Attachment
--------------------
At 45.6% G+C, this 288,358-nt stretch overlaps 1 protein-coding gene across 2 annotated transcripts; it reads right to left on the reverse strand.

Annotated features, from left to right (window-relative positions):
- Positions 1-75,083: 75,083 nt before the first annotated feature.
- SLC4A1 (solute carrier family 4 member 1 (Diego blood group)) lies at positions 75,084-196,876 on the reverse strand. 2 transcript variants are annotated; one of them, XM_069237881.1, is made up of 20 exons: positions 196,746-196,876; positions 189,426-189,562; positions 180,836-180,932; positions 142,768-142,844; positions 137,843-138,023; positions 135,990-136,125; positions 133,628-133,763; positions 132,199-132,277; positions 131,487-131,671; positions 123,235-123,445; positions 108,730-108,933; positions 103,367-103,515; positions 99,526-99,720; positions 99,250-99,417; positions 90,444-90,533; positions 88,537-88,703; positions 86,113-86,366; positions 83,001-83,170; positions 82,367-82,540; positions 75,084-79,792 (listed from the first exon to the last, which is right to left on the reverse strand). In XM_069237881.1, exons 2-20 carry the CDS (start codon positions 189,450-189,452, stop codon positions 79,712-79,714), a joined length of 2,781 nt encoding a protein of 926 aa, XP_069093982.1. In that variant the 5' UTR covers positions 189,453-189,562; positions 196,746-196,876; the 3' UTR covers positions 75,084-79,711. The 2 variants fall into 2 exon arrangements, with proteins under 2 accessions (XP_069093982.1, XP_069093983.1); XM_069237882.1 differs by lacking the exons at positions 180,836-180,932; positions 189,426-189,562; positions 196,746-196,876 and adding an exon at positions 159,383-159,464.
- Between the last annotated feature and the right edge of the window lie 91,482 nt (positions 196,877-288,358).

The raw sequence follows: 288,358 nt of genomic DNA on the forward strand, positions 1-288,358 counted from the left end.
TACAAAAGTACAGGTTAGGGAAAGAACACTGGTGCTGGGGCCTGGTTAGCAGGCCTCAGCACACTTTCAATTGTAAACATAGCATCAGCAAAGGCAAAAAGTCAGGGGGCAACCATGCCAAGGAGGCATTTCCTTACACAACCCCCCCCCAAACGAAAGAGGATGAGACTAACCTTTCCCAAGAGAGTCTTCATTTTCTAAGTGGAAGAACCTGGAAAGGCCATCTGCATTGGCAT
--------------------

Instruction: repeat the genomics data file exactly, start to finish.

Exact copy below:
At 45.6% G+C, this 288,358-nt stretch overlaps 1 protein-coding gene across 2 annotated transcripts; it reads right to left on the reverse strand.

Annotated features, from left to right (window-relative positions):
- Positions 1-75,083: 75,083 nt before the first annotated feature.
- SLC4A1 (solute carrier family 4 member 1 (Diego blood group)) lies at positions 75,084-196,876 on the reverse strand. 2 transcript variants are annotated; one of them, XM_069237881.1, is made up of 20 exons: positions 196,746-196,876; positions 189,426-189,562; positions 180,836-180,932; positions 142,768-142,844; positions 137,843-138,023; positions 135,990-136,125; positions 133,628-133,763; positions 132,199-132,277; positions 131,487-131,671; positions 123,235-123,445; positions 108,730-108,933; positions 103,367-103,515; positions 99,526-99,720; positions 99,250-99,417; positions 90,444-90,533; positions 88,537-88,703; positions 86,113-86,366; positions 83,001-83,170; positions 82,367-82,540; positions 75,084-79,792 (listed from the first exon to the last, which is right to left on the reverse strand). In XM_069237881.1, exons 2-20 carry the CDS (start codon positions 189,450-189,452, stop codon positions 79,712-79,714), a joined length of 2,781 nt encoding a protein of 926 aa, XP_069093982.1. In that variant the 5' UTR covers positions 189,453-189,562; positions 196,746-196,876; the 3' UTR covers positions 75,084-79,711. The 2 variants fall into 2 exon arrangements, with proteins under 2 accessions (XP_069093982.1, XP_069093983.1); XM_069237882.1 differs by lacking the exons at positions 180,836-180,932; positions 189,426-189,562; positions 196,746-196,876 and adding an exon at positions 159,383-159,464.
- Between the last annotated feature and the right edge of the window lie 91,482 nt (positions 196,877-288,358).

The raw sequence follows: 288,358 nt of genomic DNA on the forward strand, positions 1-288,358 counted from the left end.
TACAAAAGTACAGGTTAGGGAAAGAACACTGGTGCTGGGGCCTGGTTAGCAGGCCTCAGCACACTTTCAATTGTAAACATAGCATCAGCAAAGGCAAAAAGTCAGGGGGCAACCATGCCAAGGAGGCATTTCCTTACACAACCCCCCCCCAAACGAAAGAGGATGAGACTAACCTTTCCCAAGAGAGTCTTCATTTTCTAAGTGGAAGAACCTGGAAAGGCCATCTGCATTGGCAT